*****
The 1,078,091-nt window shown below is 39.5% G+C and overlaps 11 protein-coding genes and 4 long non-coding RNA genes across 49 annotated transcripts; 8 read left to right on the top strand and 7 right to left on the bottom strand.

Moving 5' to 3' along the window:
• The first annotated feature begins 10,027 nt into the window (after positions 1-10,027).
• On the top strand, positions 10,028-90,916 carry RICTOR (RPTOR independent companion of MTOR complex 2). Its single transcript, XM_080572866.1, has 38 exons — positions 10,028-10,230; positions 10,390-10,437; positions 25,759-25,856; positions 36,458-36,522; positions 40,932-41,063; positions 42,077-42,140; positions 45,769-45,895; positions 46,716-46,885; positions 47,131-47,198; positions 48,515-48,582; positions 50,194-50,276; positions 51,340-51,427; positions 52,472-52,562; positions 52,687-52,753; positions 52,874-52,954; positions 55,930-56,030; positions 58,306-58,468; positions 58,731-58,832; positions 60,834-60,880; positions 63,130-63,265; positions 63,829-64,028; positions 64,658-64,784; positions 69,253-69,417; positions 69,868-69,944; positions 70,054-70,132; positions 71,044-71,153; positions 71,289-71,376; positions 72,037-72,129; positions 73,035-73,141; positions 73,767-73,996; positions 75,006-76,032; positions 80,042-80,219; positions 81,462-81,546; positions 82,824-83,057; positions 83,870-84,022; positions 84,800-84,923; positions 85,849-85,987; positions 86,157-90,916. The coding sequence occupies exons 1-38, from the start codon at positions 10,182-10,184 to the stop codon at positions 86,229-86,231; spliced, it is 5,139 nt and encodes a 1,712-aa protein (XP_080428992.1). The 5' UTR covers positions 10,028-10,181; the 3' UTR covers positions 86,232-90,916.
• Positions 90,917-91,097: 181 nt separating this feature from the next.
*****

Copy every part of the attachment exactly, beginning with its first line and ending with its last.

The 1,078,091-nt window shown below is 39.5% G+C and overlaps 11 protein-coding genes and 4 long non-coding RNA genes across 49 annotated transcripts; 8 read left to right on the top strand and 7 right to left on the bottom strand.

Moving 5' to 3' along the window:
• The first annotated feature begins 10,027 nt into the window (after positions 1-10,027).
• On the top strand, positions 10,028-90,916 carry RICTOR (RPTOR independent companion of MTOR complex 2). Its single transcript, XM_080572866.1, has 38 exons — positions 10,028-10,230; positions 10,390-10,437; positions 25,759-25,856; positions 36,458-36,522; positions 40,932-41,063; positions 42,077-42,140; positions 45,769-45,895; positions 46,716-46,885; positions 47,131-47,198; positions 48,515-48,582; positions 50,194-50,276; positions 51,340-51,427; positions 52,472-52,562; positions 52,687-52,753; positions 52,874-52,954; positions 55,930-56,030; positions 58,306-58,468; positions 58,731-58,832; positions 60,834-60,880; positions 63,130-63,265; positions 63,829-64,028; positions 64,658-64,784; positions 69,253-69,417; positions 69,868-69,944; positions 70,054-70,132; positions 71,044-71,153; positions 71,289-71,376; positions 72,037-72,129; positions 73,035-73,141; positions 73,767-73,996; positions 75,006-76,032; positions 80,042-80,219; positions 81,462-81,546; positions 82,824-83,057; positions 83,870-84,022; positions 84,800-84,923; positions 85,849-85,987; positions 86,157-90,916. The coding sequence occupies exons 1-38, from the start codon at positions 10,182-10,184 to the stop codon at positions 86,229-86,231; spliced, it is 5,139 nt and encodes a 1,712-aa protein (XP_080428992.1). The 5' UTR covers positions 10,028-10,181; the 3' UTR covers positions 86,232-90,916.
• Positions 90,917-91,097: 181 nt separating this feature from the next.